World / South China Sea

Arbitration on South China Sea dispute 'to solve nothing': Cypriot expert

(Xinhua) Updated: 2016-06-30 10:44

NICOSIA - An arbitration unilaterally demanded by the Philippines regarding its disputes with China over the South China Sea is very unusual, of dubious value, and is going to solve nothing, said a senior Cypriot diplomat and international law expert.

"It is unusual in that it aims at establishing sovereignty under a procedure provided by the United Nations Convention on the Law of the Sea (UNCLOS) which, however has nothing to do with sovereign rights," Dr. Andrestinos Papadopoulos, Cypriot former ambassador and doctor of international law from the University of Geneva, told Xinhua in a recent interview.

"At the same time, this arbitration is dubious in that it is obvious that the other state involved, the People's Republic of China, is certain to reject its conclusions as it is violating international agreements," Papadopoulos added.

He noted the crux of the dispute between the two countries was the occupation by the Philippines since the 1970s of some islands and reefs of China's Nansha Islands in the South China Sea.

He also noted the territory of the Philippines was clearly defined by a series of international treaties.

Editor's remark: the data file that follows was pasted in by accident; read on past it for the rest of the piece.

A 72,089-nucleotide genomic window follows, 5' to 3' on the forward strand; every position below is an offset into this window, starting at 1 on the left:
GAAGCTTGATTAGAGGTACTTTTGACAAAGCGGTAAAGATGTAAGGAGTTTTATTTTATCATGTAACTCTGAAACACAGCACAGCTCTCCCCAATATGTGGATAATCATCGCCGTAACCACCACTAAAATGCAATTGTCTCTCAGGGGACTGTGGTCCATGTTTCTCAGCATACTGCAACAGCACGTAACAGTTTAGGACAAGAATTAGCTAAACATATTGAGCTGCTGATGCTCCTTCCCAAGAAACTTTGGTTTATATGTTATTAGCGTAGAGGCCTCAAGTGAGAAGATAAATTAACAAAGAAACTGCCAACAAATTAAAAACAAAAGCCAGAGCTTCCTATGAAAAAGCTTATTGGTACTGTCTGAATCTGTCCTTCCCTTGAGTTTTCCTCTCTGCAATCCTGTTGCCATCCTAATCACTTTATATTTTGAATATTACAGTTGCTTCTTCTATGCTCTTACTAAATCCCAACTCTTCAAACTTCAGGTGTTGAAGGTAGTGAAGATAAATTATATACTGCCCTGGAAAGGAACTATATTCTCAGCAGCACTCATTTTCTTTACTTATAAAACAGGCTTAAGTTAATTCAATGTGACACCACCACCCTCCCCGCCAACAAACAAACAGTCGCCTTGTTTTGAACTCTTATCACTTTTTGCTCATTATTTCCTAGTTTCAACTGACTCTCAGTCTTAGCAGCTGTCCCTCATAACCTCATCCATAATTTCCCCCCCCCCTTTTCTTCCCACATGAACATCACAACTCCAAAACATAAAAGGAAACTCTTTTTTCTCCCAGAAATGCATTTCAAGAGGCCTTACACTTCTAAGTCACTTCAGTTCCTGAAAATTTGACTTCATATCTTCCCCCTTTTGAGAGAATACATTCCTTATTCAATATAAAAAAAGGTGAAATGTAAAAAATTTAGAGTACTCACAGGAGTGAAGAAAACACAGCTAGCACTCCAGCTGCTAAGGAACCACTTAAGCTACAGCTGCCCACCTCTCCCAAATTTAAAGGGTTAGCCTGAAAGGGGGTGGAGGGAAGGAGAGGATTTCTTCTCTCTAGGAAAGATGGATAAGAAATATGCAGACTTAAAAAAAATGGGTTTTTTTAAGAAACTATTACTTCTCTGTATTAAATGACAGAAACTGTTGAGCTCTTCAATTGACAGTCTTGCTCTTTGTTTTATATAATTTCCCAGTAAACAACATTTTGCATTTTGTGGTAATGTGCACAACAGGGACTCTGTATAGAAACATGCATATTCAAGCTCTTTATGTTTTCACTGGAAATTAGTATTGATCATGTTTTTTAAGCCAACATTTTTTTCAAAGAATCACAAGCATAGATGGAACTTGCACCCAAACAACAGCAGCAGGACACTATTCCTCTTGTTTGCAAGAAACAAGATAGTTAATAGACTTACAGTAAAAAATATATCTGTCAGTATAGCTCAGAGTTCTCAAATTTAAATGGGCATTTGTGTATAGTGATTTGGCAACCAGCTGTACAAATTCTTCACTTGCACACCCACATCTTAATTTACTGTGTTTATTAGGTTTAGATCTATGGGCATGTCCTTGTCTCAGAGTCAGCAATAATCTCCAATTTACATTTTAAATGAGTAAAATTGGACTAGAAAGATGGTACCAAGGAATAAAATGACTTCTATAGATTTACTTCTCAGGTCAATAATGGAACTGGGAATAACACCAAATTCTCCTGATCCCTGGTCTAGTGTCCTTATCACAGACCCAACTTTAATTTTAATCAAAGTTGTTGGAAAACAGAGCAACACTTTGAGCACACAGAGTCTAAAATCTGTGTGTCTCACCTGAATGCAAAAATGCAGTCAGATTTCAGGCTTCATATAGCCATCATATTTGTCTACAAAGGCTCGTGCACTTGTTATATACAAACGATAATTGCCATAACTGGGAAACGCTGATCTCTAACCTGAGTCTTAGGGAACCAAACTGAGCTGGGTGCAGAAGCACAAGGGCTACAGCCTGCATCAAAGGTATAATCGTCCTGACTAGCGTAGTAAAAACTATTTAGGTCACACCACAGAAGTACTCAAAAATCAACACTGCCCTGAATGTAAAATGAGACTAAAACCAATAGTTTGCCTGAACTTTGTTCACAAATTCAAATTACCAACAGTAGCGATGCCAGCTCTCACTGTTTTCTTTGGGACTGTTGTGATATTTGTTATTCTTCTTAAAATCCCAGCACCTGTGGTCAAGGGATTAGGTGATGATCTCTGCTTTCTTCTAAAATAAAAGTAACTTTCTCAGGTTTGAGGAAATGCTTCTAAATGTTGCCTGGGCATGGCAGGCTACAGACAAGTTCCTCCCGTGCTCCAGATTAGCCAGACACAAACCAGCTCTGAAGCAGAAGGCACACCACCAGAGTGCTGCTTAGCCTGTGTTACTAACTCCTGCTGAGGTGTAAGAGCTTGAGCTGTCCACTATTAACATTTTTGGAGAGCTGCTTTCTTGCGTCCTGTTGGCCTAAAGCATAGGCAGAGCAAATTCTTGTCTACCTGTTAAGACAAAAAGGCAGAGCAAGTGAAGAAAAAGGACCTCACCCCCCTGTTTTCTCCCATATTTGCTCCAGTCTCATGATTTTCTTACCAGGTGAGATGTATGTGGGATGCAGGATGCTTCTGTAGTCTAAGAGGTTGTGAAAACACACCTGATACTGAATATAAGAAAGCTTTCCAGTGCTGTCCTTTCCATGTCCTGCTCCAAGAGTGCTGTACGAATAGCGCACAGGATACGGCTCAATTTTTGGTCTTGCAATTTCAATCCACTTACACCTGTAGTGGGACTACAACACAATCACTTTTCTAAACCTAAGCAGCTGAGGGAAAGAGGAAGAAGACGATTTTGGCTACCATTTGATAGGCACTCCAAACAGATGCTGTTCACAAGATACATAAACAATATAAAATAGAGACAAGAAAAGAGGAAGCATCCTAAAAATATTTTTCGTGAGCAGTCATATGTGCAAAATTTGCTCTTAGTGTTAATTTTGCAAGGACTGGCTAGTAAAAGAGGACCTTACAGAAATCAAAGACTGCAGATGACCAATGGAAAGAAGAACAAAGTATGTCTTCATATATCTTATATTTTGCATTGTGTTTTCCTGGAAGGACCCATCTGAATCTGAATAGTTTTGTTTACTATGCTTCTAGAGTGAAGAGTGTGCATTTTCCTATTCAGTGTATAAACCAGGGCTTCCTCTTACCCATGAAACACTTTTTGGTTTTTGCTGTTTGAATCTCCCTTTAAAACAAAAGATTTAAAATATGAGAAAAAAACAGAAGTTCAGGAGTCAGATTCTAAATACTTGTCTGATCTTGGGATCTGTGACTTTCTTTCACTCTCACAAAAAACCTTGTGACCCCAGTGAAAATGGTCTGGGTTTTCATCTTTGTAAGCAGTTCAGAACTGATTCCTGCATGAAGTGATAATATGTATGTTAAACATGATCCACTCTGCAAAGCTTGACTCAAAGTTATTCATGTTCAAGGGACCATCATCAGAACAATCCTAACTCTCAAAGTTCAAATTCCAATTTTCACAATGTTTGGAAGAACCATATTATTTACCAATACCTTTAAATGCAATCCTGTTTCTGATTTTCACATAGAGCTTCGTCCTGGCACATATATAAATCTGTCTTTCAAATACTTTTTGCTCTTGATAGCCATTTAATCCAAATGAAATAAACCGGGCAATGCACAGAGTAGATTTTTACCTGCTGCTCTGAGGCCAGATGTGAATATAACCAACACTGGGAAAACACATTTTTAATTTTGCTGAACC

Papadopoulos said the position of China was based on the Declaration on the Conduct of Parties in the South China Sea (DOC), which China signed in 2002 with the Philippines and other ASEAN member states, which states "the Parties concerned undertake to resolve their territorial and jurisdictional disputes by peaceful means ... through friendly consultations and negotiations."

"By contravening this obligation, the Philippines simply shut the door to the dialogue and went unilaterally to arbitration," said Papadopoulos.

He further pointed out the Philippines contravened the provisions of UNCLOS under which China made a declaration of excluding from compulsory dispute settlement, including arbitration, issues related to maritime delimitation, historic bays or titles, and military and law enforcement activities.

"In my view, China has rightly stated it will neither accept nor recognize the outcome of arbitration," Papadopoulos said.

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